It’s 30 minutes before the curtain goes up on “Billy Elliot the Musical.” Jacob Zelonky sits in a quiet corner backstage, eyes closed, headphones on, mind focused.
The actor prepares.
Jacob, 12, plays Michael, the cheerful, confident friend of Billy, title character in the Tony Award–winning musical set in northern England’s coal country.
Off stage, he’s a cheerful, confident Jewish kid who likes Harry Potter books, bungee jumping and roller coasters.
He also likes singing Yiddish songs for Jewish seniors — which he’ll likely do in San Francisco over the next two months — and he’s looking forward to his bar mitzvah in November.
But until that day, he’s got a show to do (which means he practices his Torah portion using his iPod and Skype).
Based on the hit British film from 2005, “Billy Elliot the Musical” makes its West Coast premiere on Monday, June 27, at San Francisco’s Orpheum Theatre. The production is scheduled to run through Sept. 17.
Jacob, along with 20 other kids in the cast, has been on the road for nearly a year — four cities in 2010 and eight more so far in 2011 — with the show’s touring company. He rotates his part with one other actor, which actually gets him more stage time than any of the kids playing Billy (there are five).
Jacob isn’t the only Jewish child actor in the show, and last December the Jewish cast members lit Chanukah candles together.
But whenever it’s Jacob’s night to perform — as it is scheduled to be on opening night at the Orpheum — all he has to do is shine.
“I feel I can really connect with the audience,” Jacob says of his part, which includes the song “Expressing Yourself,” one of the musical’s showstoppers. “I love what I’m doing.”
Jacob, who has two older siblings (Zoe and Elijah) spent his early childhood years in the Los Angeles County city of Stevenson Ranch, not far from Magic Mountain. He and his family now live in Memphis, Tenn., where his mom is a synagogue executive.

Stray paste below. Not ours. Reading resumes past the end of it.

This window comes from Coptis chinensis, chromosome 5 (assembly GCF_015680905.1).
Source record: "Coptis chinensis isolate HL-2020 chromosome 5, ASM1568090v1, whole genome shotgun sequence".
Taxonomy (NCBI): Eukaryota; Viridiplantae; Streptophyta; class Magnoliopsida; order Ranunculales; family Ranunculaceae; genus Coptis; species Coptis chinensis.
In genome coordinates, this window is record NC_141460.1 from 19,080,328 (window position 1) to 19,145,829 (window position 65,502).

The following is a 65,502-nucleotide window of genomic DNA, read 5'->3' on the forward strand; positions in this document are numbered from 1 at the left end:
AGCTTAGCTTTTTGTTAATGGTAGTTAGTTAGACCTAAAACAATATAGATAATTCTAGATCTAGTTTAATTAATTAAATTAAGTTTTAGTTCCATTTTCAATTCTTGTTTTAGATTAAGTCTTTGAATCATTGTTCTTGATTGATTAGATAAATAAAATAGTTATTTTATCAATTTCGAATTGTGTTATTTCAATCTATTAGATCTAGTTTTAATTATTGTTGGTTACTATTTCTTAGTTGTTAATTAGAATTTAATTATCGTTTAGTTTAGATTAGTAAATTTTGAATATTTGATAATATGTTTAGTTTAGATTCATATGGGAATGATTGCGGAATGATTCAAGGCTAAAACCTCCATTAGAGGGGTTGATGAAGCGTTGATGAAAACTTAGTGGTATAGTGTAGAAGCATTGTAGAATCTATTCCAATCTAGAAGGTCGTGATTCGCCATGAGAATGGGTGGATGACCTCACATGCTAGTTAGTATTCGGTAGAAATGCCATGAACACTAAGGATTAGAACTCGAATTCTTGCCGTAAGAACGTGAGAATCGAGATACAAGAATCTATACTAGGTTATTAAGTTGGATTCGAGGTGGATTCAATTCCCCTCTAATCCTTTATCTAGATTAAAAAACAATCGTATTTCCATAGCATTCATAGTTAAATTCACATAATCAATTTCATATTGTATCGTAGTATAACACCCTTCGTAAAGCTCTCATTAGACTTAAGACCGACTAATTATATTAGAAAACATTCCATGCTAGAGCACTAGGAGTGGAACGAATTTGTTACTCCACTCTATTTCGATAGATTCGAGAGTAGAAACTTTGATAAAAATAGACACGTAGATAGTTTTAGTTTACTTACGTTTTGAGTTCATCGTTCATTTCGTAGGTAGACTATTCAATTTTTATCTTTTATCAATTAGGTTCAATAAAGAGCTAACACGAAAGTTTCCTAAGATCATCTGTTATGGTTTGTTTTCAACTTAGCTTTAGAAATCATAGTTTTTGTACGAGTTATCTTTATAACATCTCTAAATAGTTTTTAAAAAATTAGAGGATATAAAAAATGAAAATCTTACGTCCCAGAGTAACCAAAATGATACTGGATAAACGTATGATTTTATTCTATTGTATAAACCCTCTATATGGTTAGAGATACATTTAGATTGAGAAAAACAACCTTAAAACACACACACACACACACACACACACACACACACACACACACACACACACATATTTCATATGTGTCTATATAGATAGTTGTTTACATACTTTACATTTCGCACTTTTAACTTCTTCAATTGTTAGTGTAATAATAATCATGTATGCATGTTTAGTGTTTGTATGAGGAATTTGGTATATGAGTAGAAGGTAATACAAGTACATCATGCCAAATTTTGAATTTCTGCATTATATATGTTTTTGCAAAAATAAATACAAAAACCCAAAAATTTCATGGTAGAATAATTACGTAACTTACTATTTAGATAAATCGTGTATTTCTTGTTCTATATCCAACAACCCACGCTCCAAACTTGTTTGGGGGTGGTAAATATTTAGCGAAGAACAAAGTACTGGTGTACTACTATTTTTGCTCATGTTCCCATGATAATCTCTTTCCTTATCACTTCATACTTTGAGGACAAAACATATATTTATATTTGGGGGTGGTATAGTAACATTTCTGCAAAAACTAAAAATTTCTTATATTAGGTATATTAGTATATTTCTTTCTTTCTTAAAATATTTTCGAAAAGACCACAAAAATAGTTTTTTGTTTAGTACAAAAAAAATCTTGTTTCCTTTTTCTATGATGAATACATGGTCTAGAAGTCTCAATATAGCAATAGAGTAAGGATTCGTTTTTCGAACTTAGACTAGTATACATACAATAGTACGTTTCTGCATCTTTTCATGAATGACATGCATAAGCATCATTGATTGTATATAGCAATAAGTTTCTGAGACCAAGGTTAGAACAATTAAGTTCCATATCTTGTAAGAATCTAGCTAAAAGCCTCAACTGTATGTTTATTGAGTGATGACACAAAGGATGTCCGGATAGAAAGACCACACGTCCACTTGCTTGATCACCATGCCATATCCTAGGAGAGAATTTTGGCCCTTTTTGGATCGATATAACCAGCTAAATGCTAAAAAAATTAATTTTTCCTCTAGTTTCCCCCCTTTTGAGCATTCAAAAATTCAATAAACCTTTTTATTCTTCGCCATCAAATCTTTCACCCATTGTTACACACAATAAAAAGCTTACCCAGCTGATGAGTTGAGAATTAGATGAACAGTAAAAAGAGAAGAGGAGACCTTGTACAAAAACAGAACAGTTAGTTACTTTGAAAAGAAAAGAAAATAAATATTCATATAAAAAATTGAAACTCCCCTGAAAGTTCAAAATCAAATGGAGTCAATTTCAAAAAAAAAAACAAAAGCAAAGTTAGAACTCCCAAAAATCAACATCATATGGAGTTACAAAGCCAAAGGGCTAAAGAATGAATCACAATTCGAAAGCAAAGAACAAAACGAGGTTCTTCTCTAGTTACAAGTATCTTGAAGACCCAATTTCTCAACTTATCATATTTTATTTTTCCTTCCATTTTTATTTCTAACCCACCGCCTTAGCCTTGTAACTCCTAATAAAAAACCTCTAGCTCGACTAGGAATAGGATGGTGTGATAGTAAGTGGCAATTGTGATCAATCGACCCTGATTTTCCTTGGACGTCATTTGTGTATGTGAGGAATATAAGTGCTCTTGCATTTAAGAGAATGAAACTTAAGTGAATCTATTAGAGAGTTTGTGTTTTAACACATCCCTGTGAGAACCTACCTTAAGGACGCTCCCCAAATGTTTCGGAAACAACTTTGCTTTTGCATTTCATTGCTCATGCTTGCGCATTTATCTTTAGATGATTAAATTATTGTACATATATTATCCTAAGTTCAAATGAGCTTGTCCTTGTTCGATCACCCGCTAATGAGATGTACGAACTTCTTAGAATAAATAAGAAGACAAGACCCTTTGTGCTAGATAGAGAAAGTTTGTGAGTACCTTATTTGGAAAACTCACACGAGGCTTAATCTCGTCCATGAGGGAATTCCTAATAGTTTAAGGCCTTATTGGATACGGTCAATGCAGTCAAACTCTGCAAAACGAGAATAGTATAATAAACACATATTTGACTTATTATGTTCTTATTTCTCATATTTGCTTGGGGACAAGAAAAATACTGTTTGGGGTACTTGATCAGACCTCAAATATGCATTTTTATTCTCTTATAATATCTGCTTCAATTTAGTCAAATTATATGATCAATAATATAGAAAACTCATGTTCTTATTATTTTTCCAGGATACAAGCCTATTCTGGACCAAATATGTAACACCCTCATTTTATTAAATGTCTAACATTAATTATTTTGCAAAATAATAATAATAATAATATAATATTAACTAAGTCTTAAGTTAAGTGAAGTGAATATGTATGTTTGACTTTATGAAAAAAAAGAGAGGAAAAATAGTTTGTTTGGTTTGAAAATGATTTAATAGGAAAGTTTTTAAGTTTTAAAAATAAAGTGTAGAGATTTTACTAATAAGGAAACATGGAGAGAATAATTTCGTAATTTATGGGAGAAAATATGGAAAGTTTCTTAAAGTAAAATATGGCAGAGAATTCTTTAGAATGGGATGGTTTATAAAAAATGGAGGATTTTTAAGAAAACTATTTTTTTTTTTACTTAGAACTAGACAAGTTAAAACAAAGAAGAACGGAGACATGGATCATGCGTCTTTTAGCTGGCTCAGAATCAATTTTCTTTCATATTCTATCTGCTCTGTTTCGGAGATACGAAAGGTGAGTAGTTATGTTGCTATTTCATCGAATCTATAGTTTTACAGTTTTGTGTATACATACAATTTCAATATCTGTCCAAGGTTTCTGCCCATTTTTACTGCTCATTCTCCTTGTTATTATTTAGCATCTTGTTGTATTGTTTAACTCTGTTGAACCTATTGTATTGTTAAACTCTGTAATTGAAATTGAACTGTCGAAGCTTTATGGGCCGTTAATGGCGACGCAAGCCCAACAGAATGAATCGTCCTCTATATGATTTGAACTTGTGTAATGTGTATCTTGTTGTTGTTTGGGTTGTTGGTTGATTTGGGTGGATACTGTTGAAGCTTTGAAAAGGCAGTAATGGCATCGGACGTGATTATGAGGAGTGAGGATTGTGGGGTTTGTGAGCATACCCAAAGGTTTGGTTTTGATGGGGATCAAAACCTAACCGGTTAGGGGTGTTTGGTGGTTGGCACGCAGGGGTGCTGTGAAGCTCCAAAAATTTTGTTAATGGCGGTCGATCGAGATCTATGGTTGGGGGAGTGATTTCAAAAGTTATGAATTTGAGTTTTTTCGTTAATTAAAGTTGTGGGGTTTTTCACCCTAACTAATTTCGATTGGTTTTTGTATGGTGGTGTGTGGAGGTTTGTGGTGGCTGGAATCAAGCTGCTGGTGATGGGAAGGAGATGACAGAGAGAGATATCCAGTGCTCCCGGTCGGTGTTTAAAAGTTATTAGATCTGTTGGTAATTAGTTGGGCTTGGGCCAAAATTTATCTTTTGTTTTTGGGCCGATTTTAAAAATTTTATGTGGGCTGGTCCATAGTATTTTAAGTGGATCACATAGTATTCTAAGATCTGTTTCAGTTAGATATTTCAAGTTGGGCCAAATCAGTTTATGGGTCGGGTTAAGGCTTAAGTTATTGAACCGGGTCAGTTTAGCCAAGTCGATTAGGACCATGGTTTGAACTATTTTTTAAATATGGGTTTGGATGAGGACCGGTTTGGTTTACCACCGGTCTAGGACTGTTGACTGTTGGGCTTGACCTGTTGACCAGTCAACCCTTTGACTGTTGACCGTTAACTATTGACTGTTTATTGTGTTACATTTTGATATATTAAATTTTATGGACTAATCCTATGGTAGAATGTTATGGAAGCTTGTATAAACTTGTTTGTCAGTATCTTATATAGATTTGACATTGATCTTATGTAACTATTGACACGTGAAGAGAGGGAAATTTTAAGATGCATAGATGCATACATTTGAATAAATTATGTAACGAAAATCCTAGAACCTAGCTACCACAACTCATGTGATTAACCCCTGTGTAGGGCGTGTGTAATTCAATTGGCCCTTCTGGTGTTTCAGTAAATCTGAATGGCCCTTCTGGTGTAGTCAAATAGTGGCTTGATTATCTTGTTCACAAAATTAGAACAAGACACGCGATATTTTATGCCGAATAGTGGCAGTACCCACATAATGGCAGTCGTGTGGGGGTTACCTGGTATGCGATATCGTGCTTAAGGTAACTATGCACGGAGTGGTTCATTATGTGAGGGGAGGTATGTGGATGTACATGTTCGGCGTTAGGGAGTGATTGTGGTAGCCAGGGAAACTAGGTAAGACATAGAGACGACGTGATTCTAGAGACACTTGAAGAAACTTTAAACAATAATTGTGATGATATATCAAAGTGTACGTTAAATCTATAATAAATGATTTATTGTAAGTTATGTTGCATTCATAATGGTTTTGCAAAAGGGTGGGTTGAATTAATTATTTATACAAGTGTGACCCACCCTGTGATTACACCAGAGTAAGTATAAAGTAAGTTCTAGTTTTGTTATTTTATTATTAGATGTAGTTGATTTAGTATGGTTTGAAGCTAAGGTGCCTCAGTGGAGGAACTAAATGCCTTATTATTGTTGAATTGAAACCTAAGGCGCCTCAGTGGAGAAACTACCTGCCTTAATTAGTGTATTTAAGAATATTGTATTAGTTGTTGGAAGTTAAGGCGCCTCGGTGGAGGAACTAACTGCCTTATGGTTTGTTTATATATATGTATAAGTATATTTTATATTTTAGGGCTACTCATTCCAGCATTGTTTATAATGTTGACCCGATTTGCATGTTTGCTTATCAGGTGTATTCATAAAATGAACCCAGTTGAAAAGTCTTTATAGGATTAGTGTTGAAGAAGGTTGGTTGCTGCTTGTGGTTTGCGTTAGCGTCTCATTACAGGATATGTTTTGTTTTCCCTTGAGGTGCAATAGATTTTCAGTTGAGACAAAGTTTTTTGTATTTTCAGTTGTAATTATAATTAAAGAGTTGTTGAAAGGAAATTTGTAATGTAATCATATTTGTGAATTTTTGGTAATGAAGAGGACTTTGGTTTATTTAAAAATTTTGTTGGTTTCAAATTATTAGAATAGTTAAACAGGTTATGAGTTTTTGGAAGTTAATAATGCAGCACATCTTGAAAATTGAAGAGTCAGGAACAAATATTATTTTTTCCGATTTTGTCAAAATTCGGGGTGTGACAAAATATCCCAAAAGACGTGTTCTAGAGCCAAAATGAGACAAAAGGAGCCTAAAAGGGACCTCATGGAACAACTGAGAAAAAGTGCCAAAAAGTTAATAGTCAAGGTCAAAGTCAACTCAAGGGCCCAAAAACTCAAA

All the while, Jacob has loved singing and acting. Not only is he a veteran of professional and community theater musicals, but his father is a professional Jewish camp song leader who has put out four kids CDs. Robb Zelonky (or Robbo, as he goes by as a performer) also does stage shows for kids, which he has performed at a few Bay Area locations in the past.
Jacob thus grew up with Jewish music, both at camps, such as JCA Shalom in Malibu (where his father serves as song leader), and at his synagogues in both Southern California and now in Tennessee.
“Billy Elliot” is Jacob’s biggest break so far. The 2005 show, which features songs by Elton John, proved a blockbuster in London and New York, picking up multiple Tony and Drama Desk Awards, including Best Musical of 2009.
It tells the story of a boy growing up in northeastern England during the mid-1980s. Billy Elliot wants to study dance, and nothing, not even his disapproving mineworker father, will stop him.
Billy’s best friend, Michael (played by Jacob), encourages Billy to follow his dream, even as Michael dresses up in his mother’s frocks to express himself.
Though most of the attention falls on the Billy role, Jacob has received some compelling reviews himself, such as “Jacob Zelonky is thoroughly amusing as Billy’s offbeat and scrappy pal” in one publication, and “sure to be an audience favorite is Jacob Zelonky” in another.
Jacob won the role of Michael based on a string of New York auditions last year. There were, however, a few tools missing from his performing bag of tricks: To land the part, he had to learn to ride a bike and he had to learn to tap dance like a pro.
“They got me a tap coach in Memphis,” Jacob says. “She coached me five days a week. I had to learn 13 years worth of tap dancing in a few months.”
He also had to master the tricky accent common to northern England’s coal country. The show’s producers demanded that the actors sound like authentic Durham County denizens.
“It took a while to learn,” Jacob says. “We had dialect coaches who sat with us and went through every line, and taught us how to say things correctly.”
And finally, Jacob had to learn a little something about donning women’s clothing. “It was little complicated at first,” he laughs. “I didn’t know if I should step into the dress or put it over my head.”
Jacob’s work ethic has impressed the adults around him.